Tall thin trees with only very few leafs are planted in perfectly aligned endless rows that cover hundreds of hectares of Thai soil. They provide a little bit of shade during the hot summer months, give off a slightly offending smell and supply their owners and their farmers with an income. We are talking rubber trees and are about to discover the ins and outs of rubber making.
To observe the rubber tapping from up close, we spend a few nights on the rubber plantation of Manora garden, a home away from home just a few kilometres north of the Phang Nga bay, famous for housing Thailand’s most dramatic karst formations and the James Bond island. Literally surrounded by rubber trees, one can witness the process of collecting the natural latex by the farmers.
In order to obtain the latex the trees are often tapped after sunset or early in the morning as it is easier to work on the plantation when it is cool. Cutting the bark of the tree without damaging the tree too much is a precise work. An eight-millimetre deep and a rough 30-centimetre long incision is made along a spiral shape underneath the cut of the previous day. The viscous white liquid slowly drips into a cup attached to the tree for about four hours, until the cut has healed itself.
“There are different ways of collecting the rubber once it has dropped into the cup”, Gerard explains. He is the owner of the Manora Garden rubber plantation. “Some people gather the viscous liquid while others solidify it by stirring a spoon full of acid through it which turns the liquid in the cup into a rubber clump.”
It is then sold to rubber processing plants. Here, the rubber is pressed and rolled into rubber sheets. These rubber slabs are then masticated in other presses and rollers to refine it. Chemicals are added to improve its strength and waterproofness before the rubber is shaped into the right form to serve its purpose. In the final stage, the rubber is vulcanised (heated to about 140°C and mixed with sulphur) in order to reach the utmost endurance.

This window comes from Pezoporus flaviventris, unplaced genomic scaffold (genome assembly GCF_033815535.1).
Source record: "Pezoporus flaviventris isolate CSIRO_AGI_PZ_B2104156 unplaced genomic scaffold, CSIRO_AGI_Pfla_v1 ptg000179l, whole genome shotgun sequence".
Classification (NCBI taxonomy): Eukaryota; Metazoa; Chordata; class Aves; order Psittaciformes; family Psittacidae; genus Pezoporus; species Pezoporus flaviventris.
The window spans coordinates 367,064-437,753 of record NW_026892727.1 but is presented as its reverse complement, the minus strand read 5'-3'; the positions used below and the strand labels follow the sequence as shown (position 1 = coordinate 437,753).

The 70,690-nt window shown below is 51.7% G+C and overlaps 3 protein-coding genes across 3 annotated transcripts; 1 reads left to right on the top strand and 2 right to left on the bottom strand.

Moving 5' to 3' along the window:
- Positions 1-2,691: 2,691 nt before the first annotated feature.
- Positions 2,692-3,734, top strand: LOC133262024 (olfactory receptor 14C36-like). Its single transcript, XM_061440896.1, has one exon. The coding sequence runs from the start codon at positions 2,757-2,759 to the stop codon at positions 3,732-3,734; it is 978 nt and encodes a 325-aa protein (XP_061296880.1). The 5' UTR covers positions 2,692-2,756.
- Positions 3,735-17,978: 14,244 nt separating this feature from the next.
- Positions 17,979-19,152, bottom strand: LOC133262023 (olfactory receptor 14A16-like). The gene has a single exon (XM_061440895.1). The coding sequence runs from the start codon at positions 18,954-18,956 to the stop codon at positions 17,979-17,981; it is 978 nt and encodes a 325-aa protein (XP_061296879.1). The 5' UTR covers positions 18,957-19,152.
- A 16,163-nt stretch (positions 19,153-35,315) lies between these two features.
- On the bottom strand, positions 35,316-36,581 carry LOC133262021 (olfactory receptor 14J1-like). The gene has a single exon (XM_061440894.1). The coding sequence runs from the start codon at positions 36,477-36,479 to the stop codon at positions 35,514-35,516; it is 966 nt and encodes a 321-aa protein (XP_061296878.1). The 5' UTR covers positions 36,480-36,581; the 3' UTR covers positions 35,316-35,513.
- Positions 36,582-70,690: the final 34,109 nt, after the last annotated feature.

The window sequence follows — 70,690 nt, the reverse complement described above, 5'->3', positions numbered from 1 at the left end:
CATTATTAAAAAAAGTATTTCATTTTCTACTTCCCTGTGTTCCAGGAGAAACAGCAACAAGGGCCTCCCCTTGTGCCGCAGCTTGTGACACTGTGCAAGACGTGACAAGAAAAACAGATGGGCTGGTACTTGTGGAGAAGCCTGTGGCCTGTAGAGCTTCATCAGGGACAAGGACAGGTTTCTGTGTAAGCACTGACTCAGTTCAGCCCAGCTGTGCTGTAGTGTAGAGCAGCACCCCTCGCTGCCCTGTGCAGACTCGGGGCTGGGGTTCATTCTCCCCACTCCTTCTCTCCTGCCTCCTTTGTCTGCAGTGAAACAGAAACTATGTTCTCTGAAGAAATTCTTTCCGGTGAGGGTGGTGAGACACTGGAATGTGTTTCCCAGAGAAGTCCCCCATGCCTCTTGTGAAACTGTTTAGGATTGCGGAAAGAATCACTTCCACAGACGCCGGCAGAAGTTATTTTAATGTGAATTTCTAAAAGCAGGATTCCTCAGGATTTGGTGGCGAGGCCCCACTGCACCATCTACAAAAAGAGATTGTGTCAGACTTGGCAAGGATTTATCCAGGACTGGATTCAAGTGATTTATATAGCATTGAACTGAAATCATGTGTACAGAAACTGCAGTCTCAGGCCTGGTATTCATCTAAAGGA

Thailand is the leading exporter of natural rubber, but over the last few years the prices for natural rubber have decreased dramatically, affecting about two million people in Thailand who struggle to make a living. Due to the oversupply of natural rubber and the rising demand for synthetic petroleum-based rubbers, many rubber farmers expand into the more profitable palm tree business to produce palm oil. The biodiversity decreases as palm oil trees cover more and more surface area in Southern Thailand.
- A stay at Manora Garden will give you an insight into rubber tapping, while having the opportunity to explore the authentic area around Phang Nga by bike, with its temples, waterfalls and swimming holes. It is also a great starting point to visit the famous James Bond island and stunning Phang Nga bay.
- Check out this interactive map for the specific details to help you plan your trip and more articles and photos (zoom out) about the area!
4 thoughts on “Rubber tapping in Thailand”
Interesting. Have to admit I thought natural rubber was a thing of the past. Presumed it was all a mixture of chemicals by now. Do my motorcycle tyres still come from trees 🌲? Good read.
Thanks! Not sure for your motorcycle, but natural rubber is used a lot in the transportation industry (race car tyres, truck, planes) for its superior tear strength and resistance to heat. With synthetic tending to take the main stage it is nice to see that natural ways are still there or coming back, just like chicle in Central America (https://bestregardsfromfar.com/2016/01/01/preserving-rainforest-chicle/).
When we were in Chiang Mai, we met folks who shared with us how the farmers had cleared so much forest to plant rubber, unfortunately to detrimental to bio diversity!
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